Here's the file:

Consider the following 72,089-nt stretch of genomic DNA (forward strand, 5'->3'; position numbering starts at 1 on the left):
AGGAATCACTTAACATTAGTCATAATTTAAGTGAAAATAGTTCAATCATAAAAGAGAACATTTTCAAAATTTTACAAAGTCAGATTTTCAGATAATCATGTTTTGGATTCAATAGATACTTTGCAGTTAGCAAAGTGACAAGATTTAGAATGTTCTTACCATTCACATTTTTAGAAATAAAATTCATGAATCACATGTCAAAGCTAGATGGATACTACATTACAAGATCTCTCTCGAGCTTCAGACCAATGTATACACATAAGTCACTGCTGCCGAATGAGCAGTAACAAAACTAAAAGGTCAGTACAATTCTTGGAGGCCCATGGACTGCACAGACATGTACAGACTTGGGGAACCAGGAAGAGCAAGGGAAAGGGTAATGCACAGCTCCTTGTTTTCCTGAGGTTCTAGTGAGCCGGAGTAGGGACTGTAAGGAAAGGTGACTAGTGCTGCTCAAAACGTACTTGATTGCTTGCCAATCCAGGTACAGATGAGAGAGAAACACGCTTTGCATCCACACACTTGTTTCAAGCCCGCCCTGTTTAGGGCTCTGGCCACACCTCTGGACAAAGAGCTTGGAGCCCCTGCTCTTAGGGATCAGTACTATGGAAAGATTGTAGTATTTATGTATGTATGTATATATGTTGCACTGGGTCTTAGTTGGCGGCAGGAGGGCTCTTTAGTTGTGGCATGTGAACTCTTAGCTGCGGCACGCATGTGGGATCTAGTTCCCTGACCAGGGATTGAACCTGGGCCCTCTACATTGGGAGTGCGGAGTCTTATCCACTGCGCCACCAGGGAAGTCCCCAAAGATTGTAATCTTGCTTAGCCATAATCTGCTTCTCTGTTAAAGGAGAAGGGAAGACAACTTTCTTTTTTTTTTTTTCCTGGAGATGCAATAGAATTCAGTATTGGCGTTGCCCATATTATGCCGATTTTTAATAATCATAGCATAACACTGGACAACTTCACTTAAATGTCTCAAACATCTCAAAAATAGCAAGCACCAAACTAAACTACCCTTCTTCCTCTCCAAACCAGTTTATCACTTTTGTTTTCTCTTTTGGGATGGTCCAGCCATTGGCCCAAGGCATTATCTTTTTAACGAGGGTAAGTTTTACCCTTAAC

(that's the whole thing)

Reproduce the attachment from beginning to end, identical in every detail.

Consider the following 72,089-nt stretch of genomic DNA (forward strand, 5'->3'; position numbering starts at 1 on the left):
AGGAATCACTTAACATTAGTCATAATTTAAGTGAAAATAGTTCAATCATAAAAGAGAACATTTTCAAAATTTTACAAAGTCAGATTTTCAGATAATCATGTTTTGGATTCAATAGATACTTTGCAGTTAGCAAAGTGACAAGATTTAGAATGTTCTTACCATTCACATTTTTAGAAATAAAATTCATGAATCACATGTCAAAGCTAGATGGATACTACATTACAAGATCTCTCTCGAGCTTCAGACCAATGTATACACATAAGTCACTGCTGCCGAATGAGCAGTAACAAAACTAAAAGGTCAGTACAATTCTTGGAGGCCCATGGACTGCACAGACATGTACAGACTTGGGGAACCAGGAAGAGCAAGGGAAAGGGTAATGCACAGCTCCTTGTTTTCCTGAGGTTCTAGTGAGCCGGAGTAGGGACTGTAAGGAAAGGTGACTAGTGCTGCTCAAAACGTACTTGATTGCTTGCCAATCCAGGTACAGATGAGAGAGAAACACGCTTTGCATCCACACACTTGTTTCAAGCCCGCCCTGTTTAGGGCTCTGGCCACACCTCTGGACAAAGAGCTTGGAGCCCCTGCTCTTAGGGATCAGTACTATGGAAAGATTGTAGTATTTATGTATGTATGTATATATGTTGCACTGGGTCTTAGTTGGCGGCAGGAGGGCTCTTTAGTTGTGGCATGTGAACTCTTAGCTGCGGCACGCATGTGGGATCTAGTTCCCTGACCAGGGATTGAACCTGGGCCCTCTACATTGGGAGTGCGGAGTCTTATCCACTGCGCCACCAGGGAAGTCCCCAAAGATTGTAATCTTGCTTAGCCATAATCTGCTTCTCTGTTAAAGGAGAAGGGAAGACAACTTTCTTTTTTTTTTTTTCCTGGAGATGCAATAGAATTCAGTATTGGCGTTGCCCATATTATGCCGATTTTTAATAATCATAGCATAACACTGGACAACTTCACTTAAATGTCTCAAACATCTCAAAAATAGCAAGCACCAAACTAAACTACCCTTCTTCCTCTCCAAACCAGTTTATCACTTTTGTTTTCTCTTTTGGGATGGTCCAGCCATTGGCCCAAGGCATTATCTTTTTAACGAGGGTAAGTTTTACCCTTAAC